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Small Game Tips: 3 Keys to Bagging More Bushytails

Want to bag more squirrels this season? Employ these tips the next time you head to the woods.

Small Game Tips: 3 Keys to Bagging More Bushytails

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Many hunters cut their teeth chasing small game, and for some of us autumn just isn’t complete until we’ve spent some time in the squirrel woods. Yet, for many of us these days, our free time is limited. We might not have all day to sit under the hickories and wait for a squirrel to break cover. However, we can maximize our time in the woods by applying the following tips to our hunts this fall.

SCOUT THEM OUT

When searching for squirrels, first identify which species is most common where you live. Midwestern hunters generally target two species: eastern gray squirrels and fox squirrels. However, these species have different habits. Gray squirrels are usually found in wooded areas or the fringes of forests, and their diet consists primarily of nuts, berries, seeds, acorns and mushrooms. Fox squirrels inhabit forested areas, too, but they’re also comfortable in more open areas, especially mature woods bordered by open agricultural fields or pastures. Therefore, they have a varied diet that ranges from insects and bird eggs to mast nuts and seeds and commercial crops.

The key feature for either species, though, is mature trees. Squirrels prefer mature forests because they offer plenty of nesting and escape habitat, a ready food source of mast crops and some protection from aerial predators. If you locate any section of mature forest with reliable mast, you’re going to find squirrels.

Many hunters feel they must hunt deep in the forest to limit on bushytails. Not so. In truth, your odds of bagging a limit of gray and fox squirrels are better at the edge of a mature forest bordered by open ground because this type of habitat is suitable for both species. Broken parcels of timber are ideal hunting areas, especially if they hold mast-producing trees like acorns, hickories or walnuts.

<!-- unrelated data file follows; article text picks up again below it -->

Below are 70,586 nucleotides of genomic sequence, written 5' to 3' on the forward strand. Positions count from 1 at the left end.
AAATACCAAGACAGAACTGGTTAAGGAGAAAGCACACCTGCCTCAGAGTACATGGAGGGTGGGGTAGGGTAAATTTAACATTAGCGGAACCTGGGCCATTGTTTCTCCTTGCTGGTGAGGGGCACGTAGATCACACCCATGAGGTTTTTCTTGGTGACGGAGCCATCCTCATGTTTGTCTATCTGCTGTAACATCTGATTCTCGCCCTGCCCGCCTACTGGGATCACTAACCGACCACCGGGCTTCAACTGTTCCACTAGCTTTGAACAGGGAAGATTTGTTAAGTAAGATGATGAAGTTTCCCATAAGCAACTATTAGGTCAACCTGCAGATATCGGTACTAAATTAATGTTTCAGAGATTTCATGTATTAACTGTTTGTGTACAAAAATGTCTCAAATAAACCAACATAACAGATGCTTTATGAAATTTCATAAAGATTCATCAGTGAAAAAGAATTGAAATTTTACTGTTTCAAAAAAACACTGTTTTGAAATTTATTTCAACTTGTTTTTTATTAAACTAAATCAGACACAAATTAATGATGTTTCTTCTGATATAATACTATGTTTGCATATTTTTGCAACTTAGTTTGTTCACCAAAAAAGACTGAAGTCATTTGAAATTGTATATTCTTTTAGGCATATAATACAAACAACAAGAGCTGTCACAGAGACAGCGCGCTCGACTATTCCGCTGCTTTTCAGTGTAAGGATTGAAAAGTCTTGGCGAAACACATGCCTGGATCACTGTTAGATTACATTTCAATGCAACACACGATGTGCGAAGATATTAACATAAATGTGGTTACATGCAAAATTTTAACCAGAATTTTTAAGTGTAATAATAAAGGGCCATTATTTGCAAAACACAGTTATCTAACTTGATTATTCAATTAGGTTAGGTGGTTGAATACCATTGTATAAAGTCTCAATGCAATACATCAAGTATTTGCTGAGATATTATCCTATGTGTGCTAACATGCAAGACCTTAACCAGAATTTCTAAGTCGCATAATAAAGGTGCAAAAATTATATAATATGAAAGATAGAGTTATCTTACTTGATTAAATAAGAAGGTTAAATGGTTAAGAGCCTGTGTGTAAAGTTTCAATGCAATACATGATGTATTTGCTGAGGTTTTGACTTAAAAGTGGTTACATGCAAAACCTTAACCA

Here’s more good news: There’s excellent squirrel hunting on thousands of acres of public ground across the Midwest. Even if these areas are overrun during firearms deer season, hunting pressure is often lighter during squirrel season.


GONE TO THE DOGS

Hunting squirrels with dogs is great fun and also can be quite effective. Whereas most bird dogs and hounds rely almost exclusively on their sense of smell to locate game, squirrel dogs utilize sight almost as much as they do scent. The very best squirrel dogs are savvy enough to use both their eyes and noses at once, and when you hunt behind a good one it’s an experience you won’t soon forget.

I saw this while hunting with Allen Franklin of Franklin’s Curs in Sarahsville, Ohio. His dogs have won more than two dozen world championships, and he’s considered the dean of squirrel dog training and breeding. One October morning in the hills of eastern Ohio, Franklin’s Thundersport, Cain and King Bud dogs managed to tree several squirrels in the span of two hours.

I’ve hunted small and large game on several continents, and I still rank that day as one of the most exciting of my hunting career. Hunting with dogs is also great fun for the whole family. Children don’t have to sit still and stay silent, and new hunters can get involved very quickly.

Mountain curs like Franklin’s dogs are the most popular squirrel dog breed among casual and competition hunters alike; however, many other breeds make excellent squirrel dogs, too. I’ve known a few coonhound varieties that did well with squirrels. Feists and blackmouth curs are also popular, and I’ve even heard of Jack Russell terriers and border collies that helped their owners bag bushytails.




Prey drive seems to be the primary factor that determines whether or not a dog succeeds at hunting squirrels. Time in the woods is the best trainer, and as dogs begin encountering and then pursuing squirrels, you can encourage that behavior. Once your dog figures out the game, you’ll have loads of fun in the woods together.

MAKE THE CALL

Squirrels are very vocal creatures, and you can use that to your advantage. Surprisingly, squirrels respond quite aggressively to the sound of a young squirrel in distress, and you can mimic this sound by pursing your lips like you’re puckering up for a kiss and inhaling rapidly. Better yet, purchase a Haydel’s Mr. Squirrel Whistle Call ($12.95; haydels.com). My first experience with that call was one I’ll never forget, and it clearly indicated just how effective calling for bushytails can be.